As evidenced by the amazing quiz “Jonathan Franzen Gripe or YouTube Comment about Saggy Pants,” a perception exists that the widely acclaimed writer is allergic to new technology. At Slate, Benjamin Nugent argues that Franzen’s new book, The Karl Kraus Project, proves inadvertently that Franzen is less of a Luddite than we think.
“A film based on a historical subject, even a beautifully shot one, can remind us without meaning to that although reading in the US is a minority activity, the book is still the only medium in which you can make a complicated argument.” Darryl Pinckney writes about “Some Different Ways of Looking at Selma” for the New York Review of Books. Pair with our own Bill Morris‘s Millions review of the film.
It’s notable when a respected magazine publishes a short story written in the form of a comment thread. It’s even more notable when the author of that story is Bobbie Ann Mason. At The Nervous Breakdown, new fiction from the author of Shiloh and Other Stories.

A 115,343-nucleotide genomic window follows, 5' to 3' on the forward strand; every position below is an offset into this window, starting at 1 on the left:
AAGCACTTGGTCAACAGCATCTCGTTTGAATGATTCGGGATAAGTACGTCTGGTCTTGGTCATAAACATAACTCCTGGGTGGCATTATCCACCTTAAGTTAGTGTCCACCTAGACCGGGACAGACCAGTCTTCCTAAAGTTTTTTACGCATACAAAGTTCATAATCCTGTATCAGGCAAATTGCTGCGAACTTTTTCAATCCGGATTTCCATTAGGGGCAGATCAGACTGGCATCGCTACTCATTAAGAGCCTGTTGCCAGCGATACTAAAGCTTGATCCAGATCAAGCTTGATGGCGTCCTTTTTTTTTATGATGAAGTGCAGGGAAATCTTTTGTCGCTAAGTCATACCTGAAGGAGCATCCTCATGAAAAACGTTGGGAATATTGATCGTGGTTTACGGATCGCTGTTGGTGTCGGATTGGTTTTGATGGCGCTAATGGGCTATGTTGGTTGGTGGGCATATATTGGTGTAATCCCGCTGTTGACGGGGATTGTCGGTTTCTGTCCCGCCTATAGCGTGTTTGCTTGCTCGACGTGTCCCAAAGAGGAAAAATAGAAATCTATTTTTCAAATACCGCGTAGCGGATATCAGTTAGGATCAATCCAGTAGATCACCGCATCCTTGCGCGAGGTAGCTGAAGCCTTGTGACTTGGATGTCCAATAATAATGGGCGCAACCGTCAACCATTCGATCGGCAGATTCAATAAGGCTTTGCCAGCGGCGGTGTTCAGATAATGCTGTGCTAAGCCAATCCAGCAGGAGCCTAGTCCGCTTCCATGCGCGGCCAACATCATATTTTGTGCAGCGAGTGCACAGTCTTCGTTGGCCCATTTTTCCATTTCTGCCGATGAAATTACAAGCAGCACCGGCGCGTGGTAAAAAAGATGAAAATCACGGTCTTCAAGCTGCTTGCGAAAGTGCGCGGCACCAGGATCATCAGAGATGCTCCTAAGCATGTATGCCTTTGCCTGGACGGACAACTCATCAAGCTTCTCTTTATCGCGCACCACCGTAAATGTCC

Call it the Eat, Pray, Love effect for the nature lover. Cheryl Strayed fans are hiking the Pacific Crest Trail after being inspired by Wild. Strayed says she’s received more than 1,000 emails from people ready to lace up their hiking boots, but a trail information specialist says he’s only seen six women make the full trek.
In the sixties, when he was a student at Cambridge, Stephen Greenblatt came across a book of Persian art. The book inspired a lifelong interest in the region, which in part explains why, after the University of Tehran invited him to give the keynote address at the first annual Iranian Shakespeare Congress, he packed his bags and headed over to the Middle East. In The New York Review of Books, the Harvard professor and Swerve author writes about his experience.